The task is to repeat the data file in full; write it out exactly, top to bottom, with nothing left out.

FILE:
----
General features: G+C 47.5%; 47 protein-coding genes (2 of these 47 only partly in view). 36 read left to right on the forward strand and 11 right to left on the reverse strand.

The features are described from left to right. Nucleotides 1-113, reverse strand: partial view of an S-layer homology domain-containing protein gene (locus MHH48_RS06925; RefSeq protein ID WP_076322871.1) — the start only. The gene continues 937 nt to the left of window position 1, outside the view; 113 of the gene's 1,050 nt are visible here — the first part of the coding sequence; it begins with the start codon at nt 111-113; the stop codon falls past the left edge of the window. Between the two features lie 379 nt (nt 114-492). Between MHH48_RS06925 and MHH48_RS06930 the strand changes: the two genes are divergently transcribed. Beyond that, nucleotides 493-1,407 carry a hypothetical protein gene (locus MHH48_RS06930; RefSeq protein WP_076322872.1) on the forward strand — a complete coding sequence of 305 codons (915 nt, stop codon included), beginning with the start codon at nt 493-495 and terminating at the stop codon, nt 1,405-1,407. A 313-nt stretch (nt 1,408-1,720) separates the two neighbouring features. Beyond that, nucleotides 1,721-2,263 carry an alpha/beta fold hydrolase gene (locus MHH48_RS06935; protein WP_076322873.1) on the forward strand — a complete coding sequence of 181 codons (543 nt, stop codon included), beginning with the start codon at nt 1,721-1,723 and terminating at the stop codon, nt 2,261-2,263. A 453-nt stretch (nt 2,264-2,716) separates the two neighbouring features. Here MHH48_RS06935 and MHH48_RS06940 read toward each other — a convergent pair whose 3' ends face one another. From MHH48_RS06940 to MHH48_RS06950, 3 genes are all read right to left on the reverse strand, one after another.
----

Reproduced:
General features: G+C 47.5%; 47 protein-coding genes (2 of these 47 only partly in view). 36 read left to right on the forward strand and 11 right to left on the reverse strand.

The features are described from left to right. Nucleotides 1-113, reverse strand: partial view of an S-layer homology domain-containing protein gene (locus MHH48_RS06925; RefSeq protein ID WP_076322871.1) — the start only. The gene continues 937 nt to the left of window position 1, outside the view; 113 of the gene's 1,050 nt are visible here — the first part of the coding sequence; it begins with the start codon at nt 111-113; the stop codon falls past the left edge of the window. Between the two features lie 379 nt (nt 114-492). Between MHH48_RS06925 and MHH48_RS06930 the strand changes: the two genes are divergently transcribed. Beyond that, nucleotides 493-1,407 carry a hypothetical protein gene (locus MHH48_RS06930; RefSeq protein WP_076322872.1) on the forward strand — a complete coding sequence of 305 codons (915 nt, stop codon included), beginning with the start codon at nt 493-495 and terminating at the stop codon, nt 1,405-1,407. A 313-nt stretch (nt 1,408-1,720) separates the two neighbouring features. Beyond that, nucleotides 1,721-2,263 carry an alpha/beta fold hydrolase gene (locus MHH48_RS06935; protein WP_076322873.1) on the forward strand — a complete coding sequence of 181 codons (543 nt, stop codon included), beginning with the start codon at nt 1,721-1,723 and terminating at the stop codon, nt 2,261-2,263. A 453-nt stretch (nt 2,264-2,716) separates the two neighbouring features. Here MHH48_RS06935 and MHH48_RS06940 read toward each other — a convergent pair whose 3' ends face one another. From MHH48_RS06940 to MHH48_RS06950, 3 genes are all read right to left on the reverse strand, one after another.